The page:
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‘Total disability’ and the wrongness of killing
  1. Adam Omelianchuk
  1. Correspondence to Adam Omelianchuk, Department of Philosophy (Box 59), The University of South Carolina, Columbia, SC 29208, USA; apo{at}


Walter Sinnott-Armstrong and Franklin G Miller recently argued that the wrongness of killing is best explained by the harm that comes to the victim, and that ‘total disability’ best explains the nature of this harm. Hence, killing patients who are already totally disabled is not wrong. I maintain that their notion of total disability is ambiguous and that they beg the question with respect to whether there are abilities left over that remain relevant for the goods of personhood and human worth. If these goods remain, then something more is lost in death than in ‘total disability,’ and their explanation of what makes killing wrong comes up short. But if total disability is equivalent with death, then their argument is an interesting one.

  • Killing
  • Transplantation
  • Death
  • Life
  • Persons

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In a recent article, Walter Sinnott-Armstrong and Franklin G Miller (whom I will call ‘the authors’) account for the wrongness of killing by virtue of what they call ‘total disability.’1 It is not the loss of life or the loss of consciousness that counts; rather, the wrongness of killing is best explained by the universal and irreversible loss of one's ‘remaining abilities’ to act or do things. If this is right, then it is not wrong to cause the death of patients who are disabled to such an extent that they have no abilities left to lose. Applied to vital organ transplantation, the authors believe this account undercuts the ‘dead-donor’ rule and shows how current practices of organ procurement from totally disabled patients are permissible.

Does their account succeed? It depends on how one understands ‘total disability.’ If total disability is equivalent with death, then they provide an interesting analysis of the wrongness of killing. But if it is not and there are abilities left over that remain relevant for the goods of personhood and human worth, then something more is lost in death and their explanation comes up short. Surprisingly, this position is not well represented in the commentary on authors’ paper,2–5 so I will try to show why their account cannot be applied to vital organ transplantation without begging the question whether one has certain abilities relevant for personhood and human worth after being ‘totally disabled.’

Why do the authors think that total disability best explains the wrongness of killing? Suppose Abe shoots Betty in the head, leaving her permanently brain damaged. She has control over nothing, her mental states are chaotic, and she feels neither pleasure nor pain. Betty is better off totally disabled than dead only if death causes the loss of something more of value beyond the loss of all her abilities. But, the authors assert, there is nothing more to lose. Hence, nothing beyond total disability explains the wrongness of Abe's actions. Therefore, Betty is no better off totally disabled than dead; the harm of total disability is equivalent with the harm of death. Furthermore, the authors believe other rival explanations of killing can be subsumed under the effects of harm. Specifically, disrespect to Betty's personhood should be understood in terms of Abe's causing the loss of her personhood, which, according to the authors, ‘is a harm broadly construed.’ Thus, the wrongness of killing is best explained by the effects of harm, and the effects of harm are best explained by the effects of total disability.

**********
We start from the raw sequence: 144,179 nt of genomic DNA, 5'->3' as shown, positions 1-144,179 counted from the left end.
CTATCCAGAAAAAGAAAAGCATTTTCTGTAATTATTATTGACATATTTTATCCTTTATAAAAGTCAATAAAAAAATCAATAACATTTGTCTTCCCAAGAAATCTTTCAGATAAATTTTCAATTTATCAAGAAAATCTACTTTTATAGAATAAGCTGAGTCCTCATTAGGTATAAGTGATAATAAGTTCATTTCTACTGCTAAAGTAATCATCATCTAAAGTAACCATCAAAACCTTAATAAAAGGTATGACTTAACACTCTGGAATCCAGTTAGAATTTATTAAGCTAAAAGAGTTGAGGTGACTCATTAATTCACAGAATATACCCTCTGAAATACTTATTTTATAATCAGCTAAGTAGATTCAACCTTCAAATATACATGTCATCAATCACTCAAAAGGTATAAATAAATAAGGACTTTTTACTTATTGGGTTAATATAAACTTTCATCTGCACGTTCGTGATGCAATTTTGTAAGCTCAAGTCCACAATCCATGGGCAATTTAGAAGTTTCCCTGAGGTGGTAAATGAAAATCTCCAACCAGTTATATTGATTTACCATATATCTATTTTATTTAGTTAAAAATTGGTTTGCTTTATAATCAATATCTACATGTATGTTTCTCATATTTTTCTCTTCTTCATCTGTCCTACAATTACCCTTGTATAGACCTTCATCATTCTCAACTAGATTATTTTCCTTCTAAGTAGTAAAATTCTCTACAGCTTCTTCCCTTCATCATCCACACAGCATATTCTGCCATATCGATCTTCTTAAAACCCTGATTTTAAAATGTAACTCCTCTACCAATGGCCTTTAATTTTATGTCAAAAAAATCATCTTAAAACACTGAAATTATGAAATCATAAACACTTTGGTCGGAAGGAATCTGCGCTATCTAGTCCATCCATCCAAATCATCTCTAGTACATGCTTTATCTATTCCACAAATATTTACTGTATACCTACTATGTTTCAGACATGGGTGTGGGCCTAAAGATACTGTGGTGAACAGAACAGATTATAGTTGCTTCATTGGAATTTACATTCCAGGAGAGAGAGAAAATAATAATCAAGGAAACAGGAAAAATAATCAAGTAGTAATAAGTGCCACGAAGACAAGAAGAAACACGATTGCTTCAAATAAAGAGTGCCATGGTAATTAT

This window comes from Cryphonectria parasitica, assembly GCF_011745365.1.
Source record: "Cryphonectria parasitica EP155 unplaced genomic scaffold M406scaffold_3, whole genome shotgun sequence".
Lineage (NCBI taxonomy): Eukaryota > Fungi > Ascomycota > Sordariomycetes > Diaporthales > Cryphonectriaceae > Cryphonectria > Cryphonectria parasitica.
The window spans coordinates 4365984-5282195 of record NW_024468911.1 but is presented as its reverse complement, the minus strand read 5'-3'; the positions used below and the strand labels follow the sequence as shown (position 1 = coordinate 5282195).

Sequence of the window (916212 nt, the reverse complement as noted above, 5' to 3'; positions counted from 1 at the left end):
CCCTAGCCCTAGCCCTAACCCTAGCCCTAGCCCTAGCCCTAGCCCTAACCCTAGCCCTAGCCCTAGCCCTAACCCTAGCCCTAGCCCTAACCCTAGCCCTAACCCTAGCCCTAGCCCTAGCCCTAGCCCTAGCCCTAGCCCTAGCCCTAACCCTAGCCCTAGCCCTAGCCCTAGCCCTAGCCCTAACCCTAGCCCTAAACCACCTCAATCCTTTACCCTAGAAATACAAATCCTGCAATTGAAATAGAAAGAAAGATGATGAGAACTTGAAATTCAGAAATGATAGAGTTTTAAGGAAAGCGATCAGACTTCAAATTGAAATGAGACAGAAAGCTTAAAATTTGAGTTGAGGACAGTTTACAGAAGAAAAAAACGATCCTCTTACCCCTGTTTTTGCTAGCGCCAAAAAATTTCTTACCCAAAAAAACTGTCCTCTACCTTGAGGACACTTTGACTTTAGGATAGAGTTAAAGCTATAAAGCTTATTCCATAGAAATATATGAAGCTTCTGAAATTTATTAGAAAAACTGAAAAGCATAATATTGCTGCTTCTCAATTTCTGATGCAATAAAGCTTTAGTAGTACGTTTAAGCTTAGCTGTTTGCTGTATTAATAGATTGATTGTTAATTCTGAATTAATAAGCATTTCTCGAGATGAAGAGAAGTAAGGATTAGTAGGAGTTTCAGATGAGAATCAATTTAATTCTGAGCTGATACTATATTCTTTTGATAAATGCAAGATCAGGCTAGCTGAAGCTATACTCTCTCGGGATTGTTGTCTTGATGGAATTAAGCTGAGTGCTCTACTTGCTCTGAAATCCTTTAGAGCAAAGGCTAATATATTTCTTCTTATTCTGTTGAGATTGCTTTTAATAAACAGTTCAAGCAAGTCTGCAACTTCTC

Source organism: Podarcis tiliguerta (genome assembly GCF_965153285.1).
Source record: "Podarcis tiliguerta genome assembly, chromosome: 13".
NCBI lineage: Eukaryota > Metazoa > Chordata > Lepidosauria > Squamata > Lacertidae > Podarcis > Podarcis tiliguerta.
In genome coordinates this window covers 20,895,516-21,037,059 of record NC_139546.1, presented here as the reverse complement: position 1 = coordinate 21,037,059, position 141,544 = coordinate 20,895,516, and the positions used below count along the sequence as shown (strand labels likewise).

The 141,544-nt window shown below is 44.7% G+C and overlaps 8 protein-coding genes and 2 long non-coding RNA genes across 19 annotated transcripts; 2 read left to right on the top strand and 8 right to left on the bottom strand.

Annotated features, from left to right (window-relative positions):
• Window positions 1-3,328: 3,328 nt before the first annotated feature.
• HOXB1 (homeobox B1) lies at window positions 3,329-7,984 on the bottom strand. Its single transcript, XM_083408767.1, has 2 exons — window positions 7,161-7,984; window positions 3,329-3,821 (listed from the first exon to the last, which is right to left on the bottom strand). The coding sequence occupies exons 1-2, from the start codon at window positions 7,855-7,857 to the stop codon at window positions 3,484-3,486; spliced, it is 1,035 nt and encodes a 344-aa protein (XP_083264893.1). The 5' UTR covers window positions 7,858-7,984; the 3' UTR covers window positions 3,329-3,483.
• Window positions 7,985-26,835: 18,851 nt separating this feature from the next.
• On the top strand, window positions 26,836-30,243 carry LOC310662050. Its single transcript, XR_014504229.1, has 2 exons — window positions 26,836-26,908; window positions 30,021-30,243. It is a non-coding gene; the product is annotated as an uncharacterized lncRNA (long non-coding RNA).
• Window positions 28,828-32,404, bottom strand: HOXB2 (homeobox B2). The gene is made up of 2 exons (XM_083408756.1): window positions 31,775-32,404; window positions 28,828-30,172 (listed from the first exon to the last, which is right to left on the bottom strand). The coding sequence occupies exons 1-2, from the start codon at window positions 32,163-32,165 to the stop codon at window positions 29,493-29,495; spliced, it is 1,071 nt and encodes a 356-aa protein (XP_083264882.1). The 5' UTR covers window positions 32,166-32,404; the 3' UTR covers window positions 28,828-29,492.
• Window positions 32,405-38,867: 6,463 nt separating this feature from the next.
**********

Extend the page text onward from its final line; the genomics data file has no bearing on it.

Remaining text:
The problem: total disability sufficiently explains the loss of personhood only if personhood is an accidental property instantiated by a certain set of abilities. Total disability is not sufficient if personhood is essential to one's humanity—the sort of property that survives the loss of a subset of abilities necessary only for the expression of personhood. If personhood is essential, then death is necessary (and sufficient) to explain the loss of something beyond one's abilities for action, that is, one's personhood.

Indeed, we can appeal to the framework of abilities to supply evidence for the belief that personhood is not accidental to us. Suppose one is a person if and only if one has the abilities that are sufficient for personhood. This set of abilities includes lower- and higher-order abilities. By ‘lower-order ability’ I mean the first-order, immediate ability to express one's personhood. By ‘higher-order ability’ I mean the ability to have a lower-order ability. We can illustrate the difference: suppose Betty goes deaf in both ears, but by way of cochlear implants, she retains the ability to hear. She goes blind, but by way of some optical technology of the future, she is able to retain vision. Her spine disintegrates, but it is replaced with some organic fibre optic cables that preserve bodily sensation and the ability to move. Finally, her brain loses the ability for memory, consciousness and self-awareness, but by way of computerised neural implants, she is able to retain all her memories and sustain a unified conscious experience. In the first-order sense, Betty lacks these abilities, and requires the aid of technology to keep them. But in the higher-order sense, Betty never lost the ability to enjoy the abilities produced by the technology. So in the first-order sense, she is ‘totally disabled’ if all of her first-order abilities depend on technology, but not in the higher-order sense if she is able to enjoy the technology's assistance.